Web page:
Last May, IBM presented its new artificial intelligence developmentsat the Think 2021 Conference. A new AI model was designed by the firm to help predict the progression of Parkinson’s disease. With the support of the Michael J. Fox Foundation, the goal of this tool is to better target patients who would need to be included in clinical trials and thus, to more easily find effective treatments for the disease.
IBM and Michael J. Fox Foundation partner to find a cure for Parkinson’s disease
Worldwide, more than six million people are affected by Parkinson’s disease. The Michael J. Fox Foundation’s ambition is to increase research on this disease in order to find viable treatments and even a cure for this neurodegenerative disease. To achieve this goal, the Foundation’s team of neuroscientists works alongside clinicians, industry partners, patients from around the world, and science and technology experts.
It was in July 2018, 18 years after the creation of the Michael J. Fox Foundation, that a partnership was launched between the foundation and IBM Research to apply artificial intelligence and more specifically machine learning with the aim of advancing scientific research in the field. The American giant announced, after nearly three years of collaboration, a major advance in their research.
It is in a paper published at the end of July and written by the IBM team composed of Kristen Severson, Lana Chahine, Luba Smolensky, Murtaza Dhuliawala, Mark Frasier, Kenney Ng, Soumya Ghosh and Jianying Hu, that this major breakthrough has been highlighted.
Machine learning to better target patients for more efficient clinical trials
IBM thus presents its new AI model that aims to help better manage and target patients for inclusion in clinical trials. The tool groups typical symptom patterns of Parkinson’s disease and predicts the progression of these symptoms over time and severity. It was trained using longitudinal data (descriptions of an individual’s clinical condition) from patients with the disease.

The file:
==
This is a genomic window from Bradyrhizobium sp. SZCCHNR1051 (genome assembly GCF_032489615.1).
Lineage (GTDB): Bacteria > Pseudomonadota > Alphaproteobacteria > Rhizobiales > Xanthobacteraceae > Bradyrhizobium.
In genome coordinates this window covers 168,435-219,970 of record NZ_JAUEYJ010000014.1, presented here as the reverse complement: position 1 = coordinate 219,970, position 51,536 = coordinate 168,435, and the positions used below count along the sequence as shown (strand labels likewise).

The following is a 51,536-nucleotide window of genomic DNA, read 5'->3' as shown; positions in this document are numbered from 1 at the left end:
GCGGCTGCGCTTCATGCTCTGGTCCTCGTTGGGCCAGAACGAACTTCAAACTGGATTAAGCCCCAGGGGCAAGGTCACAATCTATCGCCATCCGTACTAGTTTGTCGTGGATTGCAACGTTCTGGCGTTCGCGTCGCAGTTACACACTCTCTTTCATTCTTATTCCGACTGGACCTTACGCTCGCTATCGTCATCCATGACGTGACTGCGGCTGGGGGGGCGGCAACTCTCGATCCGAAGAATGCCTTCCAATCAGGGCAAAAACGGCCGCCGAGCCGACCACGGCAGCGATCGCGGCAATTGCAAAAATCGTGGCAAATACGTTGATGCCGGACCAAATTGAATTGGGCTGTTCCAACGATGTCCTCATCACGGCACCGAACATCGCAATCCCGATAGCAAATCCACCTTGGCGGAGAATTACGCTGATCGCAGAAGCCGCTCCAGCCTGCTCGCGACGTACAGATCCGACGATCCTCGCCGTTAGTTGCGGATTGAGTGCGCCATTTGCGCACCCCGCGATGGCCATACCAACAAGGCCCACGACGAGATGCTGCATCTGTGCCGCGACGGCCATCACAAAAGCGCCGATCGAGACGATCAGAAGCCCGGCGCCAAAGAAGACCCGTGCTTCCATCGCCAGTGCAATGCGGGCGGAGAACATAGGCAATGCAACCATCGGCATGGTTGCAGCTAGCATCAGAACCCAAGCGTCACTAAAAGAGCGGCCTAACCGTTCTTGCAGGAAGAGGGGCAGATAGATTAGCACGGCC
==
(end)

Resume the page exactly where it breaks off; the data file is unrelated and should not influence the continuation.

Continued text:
With machine learning, IBM hopes that clinicians and researchers will be able to better predict the progression of symptoms in Parkinson’s patients in order to better treat it. They will also be able to target the most relevant patients for more effective clinical trials.
According to the researchers’ proposed findings, a patient’s condition can vary depending on a number of factors, such as problems with slowness of movement, ability to perform everyday tasks, instability, tremors, anxiety, depression, sleep disturbance and cognitive impairment.
However, IBM points out that only a small part of the way has been covered and that there are still many new things to discover. In the future, the researchers hope to refine the model to provide an even more accurate characterization of patients’ disease states by incorporating developments in biomarkers such as genomic and neuroimaging measures.